Namely, the gist of the present invention resides in, in a method for producing acrylonitrile or acrylic acid by reacting propane with ammonia and oxygen for gas phase catalytic oxidation in the presence of a metal oxide catalyst containing vanadium and at least one member selected from tellurium, antimony and molybdenum, a method for simultaneous production of acrylonitrile and acrylic acid, characterized by simultaneously producing acrylonitrile and acrylic acid by adjusting the molar ratio of propane to ammonia to from 2 to 10 and the molar ratio of oxygen to ammonia to from 2 to 10.

Here, "simultaneously producing" means "producing together" and is meant for "both will be produced".

BRIEF DESCRIPTION OF THE DRAWINGS

FIG. 1 shows the relation between the PA (propane)/NH3 ratio and the selectivity for acrylonitrile (AN) and the selectivity for acrylic acid (AA), in the method of the present invention.

FIG. 2 shows the relation between the O2 /NH3 ratio and the selectivity for AN and the selectivity for AA, in the method of the present invention.

BEST MODE FOR CARRYING OUT THE INVENTION

Now, the present invention will be described in detail.

In the present invention, propane, ammonia and oxygen are reacted for catalytic oxidation in the presence of a specific composite metal oxide.

The composite metal oxide catalyst is one containing vanadium, and at least one member selected from tellurium, antimony and molybdenum, as essential components. Among them, one containing molybdenum and vanadium as essential components, or one containing tellurium and/or antimony as an essential component, is preferred. More preferred may be a composite metal oxide catalyst which contains molybdenum, vanadium, X, Y and oxygen (wherein X is at least one member among tellurium and antimony, and Y is at least one element selected from the group consisting of niobium, tantalum, tungsten, titanium, aluminum, zirconium, chromium, manganese, iron, ruthenium, cobalt, rhodium, nickel, palladium, platinum, bismuth, boron, indium, phosphorus, a rare earth element, an alkali metal and an alkaline earth metal), as essential components, and the proportions of the above respective essential components except for oxygen, are represented by the following formulae:

0.25<rMo<0.98

0.003<rV<0.5

0.003<rX<0.5

0.003<rY<0.5

(wherein rMo, rV, rX and rY represent the molar fractions of Mo, V, X and Y, based on the total of the above essential components except for oxygen).

Other than essential components of molybdenum, vanadium, and tellurium and/or antimony, at least one element among niobium, tungsten, titanium, tantalum, boron and cerium, is preferably contained as an optional component, and among them, niobium is particularly preferred, and more preferably, in addition to niobium, boron and/or cerium is contained.

As specific examples of the composite metal oxide catalyst to be used in the present invention, catalysts of the following 1) to 6) may, for example, be mentioned.

1) Mo--V--Nb--Te--O type catalyst (see JP-A-2-257)

Mol1.0 Va Teb Nbc Ox 

(In the above formula, a, b and c represent atomic ratios of the respective constituting elements relative to one atom of Mo, wherein a=0.01 to 1.0, b=0.1 to 0.5, and c=0.01 to 1.0, and x is a number determined by the valencies of metal elements.)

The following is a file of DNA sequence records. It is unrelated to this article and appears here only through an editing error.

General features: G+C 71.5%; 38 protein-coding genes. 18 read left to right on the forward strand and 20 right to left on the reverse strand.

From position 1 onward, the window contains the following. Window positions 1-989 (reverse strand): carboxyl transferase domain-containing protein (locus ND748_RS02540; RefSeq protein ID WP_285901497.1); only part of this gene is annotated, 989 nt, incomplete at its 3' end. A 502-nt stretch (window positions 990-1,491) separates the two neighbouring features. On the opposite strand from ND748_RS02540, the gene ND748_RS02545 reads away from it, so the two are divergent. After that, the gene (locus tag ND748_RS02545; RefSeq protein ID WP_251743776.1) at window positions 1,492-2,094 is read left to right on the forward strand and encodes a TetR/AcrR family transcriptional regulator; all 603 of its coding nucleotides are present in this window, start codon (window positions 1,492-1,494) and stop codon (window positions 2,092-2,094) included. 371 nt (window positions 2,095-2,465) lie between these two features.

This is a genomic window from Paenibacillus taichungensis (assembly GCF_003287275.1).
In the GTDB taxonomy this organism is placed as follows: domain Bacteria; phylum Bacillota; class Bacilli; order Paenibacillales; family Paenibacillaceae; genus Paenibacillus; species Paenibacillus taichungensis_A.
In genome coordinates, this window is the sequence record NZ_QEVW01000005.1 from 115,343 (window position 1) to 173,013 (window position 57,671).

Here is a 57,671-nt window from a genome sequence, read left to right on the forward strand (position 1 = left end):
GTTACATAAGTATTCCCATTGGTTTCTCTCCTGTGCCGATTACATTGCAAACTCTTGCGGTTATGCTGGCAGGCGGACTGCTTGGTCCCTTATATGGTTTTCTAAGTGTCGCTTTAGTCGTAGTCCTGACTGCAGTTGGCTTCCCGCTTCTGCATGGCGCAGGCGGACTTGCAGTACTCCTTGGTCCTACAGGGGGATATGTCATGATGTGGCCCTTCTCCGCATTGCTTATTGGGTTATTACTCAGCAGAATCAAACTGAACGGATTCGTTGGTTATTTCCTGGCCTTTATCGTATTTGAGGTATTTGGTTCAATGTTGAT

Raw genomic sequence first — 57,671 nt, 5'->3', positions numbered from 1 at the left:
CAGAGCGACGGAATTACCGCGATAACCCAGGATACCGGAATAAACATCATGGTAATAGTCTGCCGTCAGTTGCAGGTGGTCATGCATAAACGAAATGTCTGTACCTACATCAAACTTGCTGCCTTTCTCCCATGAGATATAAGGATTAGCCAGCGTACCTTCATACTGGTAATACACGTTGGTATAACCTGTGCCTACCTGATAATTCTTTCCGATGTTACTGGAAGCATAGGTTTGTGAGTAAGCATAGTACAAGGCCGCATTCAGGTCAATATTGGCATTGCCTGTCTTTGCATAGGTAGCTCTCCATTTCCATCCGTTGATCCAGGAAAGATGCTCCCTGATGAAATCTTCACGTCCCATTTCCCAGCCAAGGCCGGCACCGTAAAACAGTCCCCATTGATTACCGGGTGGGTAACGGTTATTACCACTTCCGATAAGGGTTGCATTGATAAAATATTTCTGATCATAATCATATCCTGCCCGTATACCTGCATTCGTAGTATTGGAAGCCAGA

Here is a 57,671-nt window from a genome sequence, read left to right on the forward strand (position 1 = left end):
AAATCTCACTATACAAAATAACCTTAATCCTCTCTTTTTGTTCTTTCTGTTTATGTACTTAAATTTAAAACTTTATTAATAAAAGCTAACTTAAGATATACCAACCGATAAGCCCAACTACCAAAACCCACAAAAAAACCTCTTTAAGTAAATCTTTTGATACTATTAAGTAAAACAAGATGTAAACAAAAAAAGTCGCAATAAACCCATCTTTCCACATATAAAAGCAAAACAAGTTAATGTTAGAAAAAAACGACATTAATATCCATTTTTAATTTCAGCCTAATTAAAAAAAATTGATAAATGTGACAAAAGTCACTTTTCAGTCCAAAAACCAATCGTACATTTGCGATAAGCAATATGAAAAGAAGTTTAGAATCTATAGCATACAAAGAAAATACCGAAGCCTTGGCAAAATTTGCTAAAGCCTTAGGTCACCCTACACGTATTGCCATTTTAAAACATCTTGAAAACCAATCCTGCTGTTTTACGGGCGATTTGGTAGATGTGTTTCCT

2) Mo--V--Te--Nb--X--O type catalyst (see JP-A-5-148212)

Moa Vb Tec Nbd Xx On 

(In the formula, X is one or more elements selected among Mg, Ca, Sr, Ba, Al, Ga, Tl, In, Ti, Zr, Hf, Ta, Cr, Mn, W, Fe, Ru, Co, Rh, Ni, Pd, Pt, Zn, Sn, Pb, As, Sb, Bi, La and Ce; when a=1, b=0.01 to 1.0, c=0.01 to 1.0, d=0 to 1.0, and x=0.0005 to 1.0, and n is a number determined by the oxidized states of other elements.)

3) Mo--V--Te--X--O type catalyst (see JP-A-5-208136, JP-A-5-279313)

Moa Vb Tec Xx On --Zz Om 

(In the formula, X is one or more elements selected among Nb, Ta, W, Ti, Al, Zr, Cr, Mn, Fe, Ru, Co, Rh, Ni, Pd, Pt, Sb, Bi and Ce, and Z is at least one element selected among Sb, Bi, Ce and B, and when a=1, b=0.01 to 1.0, c=0.01 to 1.0, x=0.01 to 1.0, and z=0 to 1.0, and n and m are determined by the oxidized states of other elements.)

4) X--Cr--Mo--Bi--Y--O type catalyst (see JP-A-6-116225)

Xa Crb Moc Bid Ye On 

(In the formula, X is Nb and/or Ta, Y is one or more elements selected among Te, In, W, Ti, Al, Zr, Mn, Fe, Ru, Co, Rh, Ni, Pd, Pt, Sb, Bi and Ce, when a=10, b=0.5 to 5, c=0.2 to 5, d=0.2 to 5, and e=0 to 5, and n is determined by the oxidized states of other elements.)

5) Mo--Cr--Bi--X--O type catalyst (see JP-A-7-215925)

Moa Crb Bic Xd On 

(In the formula, X is at least one member selected among an alkali metal, an alkaline earth metal, Al, Zr, Ni, Co, Ce, Nb, Ta, W, Ti, Mn, Ru, Rh, Pd, Pt, Sb, B, In, La, P, Sn, Pb and Cu, when a=1, b=0.01 to 10, c=0.01 to 10, and d=0 to 100, and n is determined by the oxidized states of other elements.)

6) V--Sb type catalyst (see JP-A-1-268668, JP-A-2-180637)

This is a composite oxide catalyst which contains V and Sb as essential components and may further contain W, P, Sn, etc., as optional components.

Among these, 1) a Mo--V--Nb--Te--O type catalyst, 2) Mo--V--Te--Nb--X--O type catalyst and 3) Mo--V--Te--X--O type catalyst are preferred, since acrylonitrile and acrylic acid can thereby be obtained at high selectivity at a relatively low temperature of from 340 C. to 480 C.